His life for him. He has to decide

What he wants, a life of constant

 

Brushes with the law, or something

Better than that. It’s up to him.

He knows what’s at stake.

Running, Running (Written October 15, 2013)

Running, Running

 

But still he is running, running

Against the icy wind. He runs

From the house into the starry night.

 

He runs from the voices raised

In anger. He runs from the fight

That never seems to end. He runs

 

Through the woods that he knows

Like the palm of his hand, as sons

Know the hearts of their fathers.

 

He runs through the fields and meadows,

He runs to the dark and dreary waters,

He runs from those he must leave behind.

 

He runs and runs until he can run

No further, like a whirlwind

When its time has come.

A Hammer of Nails (Written October 14, 2013)

A Hammer of Nails

 

They are the color of oats, the hills

I travel through, over winding trails

And rocky terrain, the slender birch

 

Lighting the way. And yet,

As if by some miracle, the church

Where we were married still stands.

 

But the farmhouses, in the valley

Below, have been abandoned,

Leaving nothing to take their place,

 

Nothing for the future.

Everything is a race

To the bottom. Here, we pledged

 

To love and obey, but that was before

We lost the child, and hedged

Our bet, with a hammer of nails.

Like an Old Married Couple (Written October 13)

Like an Old Married Couple

 

It’s interesting to hear the two of you talk,

In a sort of code or shorthand,

While all around you people come

 

And go, edging close, but not daring

To speak, for fear that a stupid

Question might amuse you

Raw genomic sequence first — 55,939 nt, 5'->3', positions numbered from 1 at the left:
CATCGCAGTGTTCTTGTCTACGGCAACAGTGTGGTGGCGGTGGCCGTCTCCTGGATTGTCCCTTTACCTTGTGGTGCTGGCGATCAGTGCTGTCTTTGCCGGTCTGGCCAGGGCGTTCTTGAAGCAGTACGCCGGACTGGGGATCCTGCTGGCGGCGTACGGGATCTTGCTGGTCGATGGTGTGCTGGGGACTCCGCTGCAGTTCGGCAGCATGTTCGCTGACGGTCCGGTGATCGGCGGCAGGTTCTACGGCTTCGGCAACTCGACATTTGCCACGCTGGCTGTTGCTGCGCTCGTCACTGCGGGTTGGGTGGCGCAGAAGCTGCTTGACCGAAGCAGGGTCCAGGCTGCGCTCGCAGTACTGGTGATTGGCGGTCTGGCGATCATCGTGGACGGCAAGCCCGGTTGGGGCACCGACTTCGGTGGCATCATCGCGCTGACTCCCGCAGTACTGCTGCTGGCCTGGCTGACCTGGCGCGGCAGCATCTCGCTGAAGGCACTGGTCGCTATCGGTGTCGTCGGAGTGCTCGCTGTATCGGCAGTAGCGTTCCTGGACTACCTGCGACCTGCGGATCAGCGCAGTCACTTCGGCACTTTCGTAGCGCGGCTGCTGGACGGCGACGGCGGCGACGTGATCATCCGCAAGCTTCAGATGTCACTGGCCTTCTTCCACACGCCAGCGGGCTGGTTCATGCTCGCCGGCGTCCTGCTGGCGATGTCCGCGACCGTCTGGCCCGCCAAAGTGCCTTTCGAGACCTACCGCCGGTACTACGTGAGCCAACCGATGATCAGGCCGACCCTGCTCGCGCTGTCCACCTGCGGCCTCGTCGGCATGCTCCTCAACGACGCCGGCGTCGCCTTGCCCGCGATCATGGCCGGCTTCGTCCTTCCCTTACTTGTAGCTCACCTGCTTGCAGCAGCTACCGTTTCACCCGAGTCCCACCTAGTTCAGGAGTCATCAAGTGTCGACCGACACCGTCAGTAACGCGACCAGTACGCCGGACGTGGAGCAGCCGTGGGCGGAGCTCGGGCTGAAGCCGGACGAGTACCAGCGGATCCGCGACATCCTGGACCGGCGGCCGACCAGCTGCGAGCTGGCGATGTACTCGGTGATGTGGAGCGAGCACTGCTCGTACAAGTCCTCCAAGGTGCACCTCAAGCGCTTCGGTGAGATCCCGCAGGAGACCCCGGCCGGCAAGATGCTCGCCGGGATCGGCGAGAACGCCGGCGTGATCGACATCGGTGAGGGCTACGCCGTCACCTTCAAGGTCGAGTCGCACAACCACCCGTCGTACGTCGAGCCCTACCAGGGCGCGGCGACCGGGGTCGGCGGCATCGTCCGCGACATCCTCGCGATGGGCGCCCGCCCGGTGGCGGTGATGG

And leave you doubled over

With laughter, or confuse you,

Even worse, and trouble

 

Your precious peace of mind.

Like an old married couple,

Whispering sweet

 

Nothings, you move from

Group to group, to greet

Your many admirers.

Win-Win (Written October 12)

Win-Win

 

I wouldn’t go as far as that.

Let’s just say things could have been

A whole lot worse. For example,

 

If I had not taken the trouble to be born

Where would you be, unable to sample

The full range of my wintry sentiments.

 

How dull your life would be!

So take that as a compliment

To your sagacity, that you found

 

In me a mate worthy of your own

Bleak vision. Don’t come round

Me, if you think it’s such a raw deal.

 

I could have told you that

In the beginning. Let’s put a seal

On it, and call it a win-win.

The Man with the Goblet (Written October 11)

The Man with the Goblet

 

The man found holding the goblet

Is the one, we believe, who started

The fire. In the panic that followed

 

He was knocked to the floor,

And trampled underfoot.

For many, the only escape

 

Was through a second-story

Window, down an improvised ladder

To the flower bed behind the house,

 

And onto the clay tennis courts,

Where, a few hours earlier,

This same man, already drunk,

 

Shouting and swearing, in nothing

But a pair of tight swim briefs,

Had challenged his rival to a fight.